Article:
Die Aufgaben eines Kaffeeproduzenten

The tasks of a coffee producer

In the last blog articles, we have looked at the new coffee projects and organic farming and the tasks involved in growing and processing coffee. The focus in the last issue was mainly on the work directly on the plantations , i.e. on growing coffee. In today's article, we are going a bit further and looking at production, or more precisely, directly at the coffee producer, also known as the coffee producer.

This is mainly about the preparation of green coffee and the general processing from the coffee cherry to the green coffee bean , which then finds its way to various roasters, including our own. In this blog article you will find out exactly which steps are taken and how much work is behind the refined flavors. Elias Fischbacher from the Wildkaffee Rösterei wishes you lots of fun discovering.

Coffee producer - what exactly does he do?

The various work steps of the coffee producer begin when the red cherries have been harvested from the bushes . This brings us to the general main task of the coffee producer. It is the processing of the fruit, the coffee cherry, into the raw coffee bean, also known as green coffee. However, this work step involves much more than separating the pulp from the kernel , the coffee bean. The process is generally known as processing raw coffee. Processing is the process in which the pulp is separated from the kernel. And there are numerous different variations of this process. But the most interesting thing is how the processing can specifically influence the taste in your cup profile. The process has been played with a lot in recent years, so that special nuances dominate in the different coffees . I'll explain to you later how this works exactly.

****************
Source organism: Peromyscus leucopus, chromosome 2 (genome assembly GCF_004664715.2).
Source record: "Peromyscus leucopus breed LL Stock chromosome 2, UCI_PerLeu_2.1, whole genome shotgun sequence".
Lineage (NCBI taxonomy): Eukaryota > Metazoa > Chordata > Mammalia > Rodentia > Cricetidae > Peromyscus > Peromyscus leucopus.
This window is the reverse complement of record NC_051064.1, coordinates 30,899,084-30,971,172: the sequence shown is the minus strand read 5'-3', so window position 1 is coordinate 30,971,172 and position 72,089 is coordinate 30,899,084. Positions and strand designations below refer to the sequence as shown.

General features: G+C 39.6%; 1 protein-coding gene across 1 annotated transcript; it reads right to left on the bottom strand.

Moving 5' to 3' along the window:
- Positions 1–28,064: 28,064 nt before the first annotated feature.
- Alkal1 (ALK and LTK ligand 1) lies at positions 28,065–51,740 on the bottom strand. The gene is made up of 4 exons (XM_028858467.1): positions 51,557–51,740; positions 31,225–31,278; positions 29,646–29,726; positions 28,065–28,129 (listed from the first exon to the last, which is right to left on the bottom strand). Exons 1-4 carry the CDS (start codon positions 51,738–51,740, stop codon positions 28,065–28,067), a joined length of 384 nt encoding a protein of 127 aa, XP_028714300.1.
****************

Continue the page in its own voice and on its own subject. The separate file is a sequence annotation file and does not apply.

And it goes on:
Rodolfo Ruffatti Coffee producer

Coffee Producer - The difference between farmer & producer

When you think of the coffee producer, you immediately think of the connection to the coffee farmer . However, both have very different areas of responsibility and, above all, jobs . While the farmer mainly takes care of the cultivation, fertilizers and general care of the plantation, the work steps of the coffee producer only begin after the harvest.

He takes care of the processing mentioned above , peeling the cherries and the numerous sorting processes that the beans have to go through before export. The main workplace of a coffee producer is in the processing station , which is often located not far from the plantations. The focus at these stations is on further processing, subsequent packaging and storage as well as the final step - export.

Analysis of coffee plants El Salvador

Coffee producer - More about green coffee processing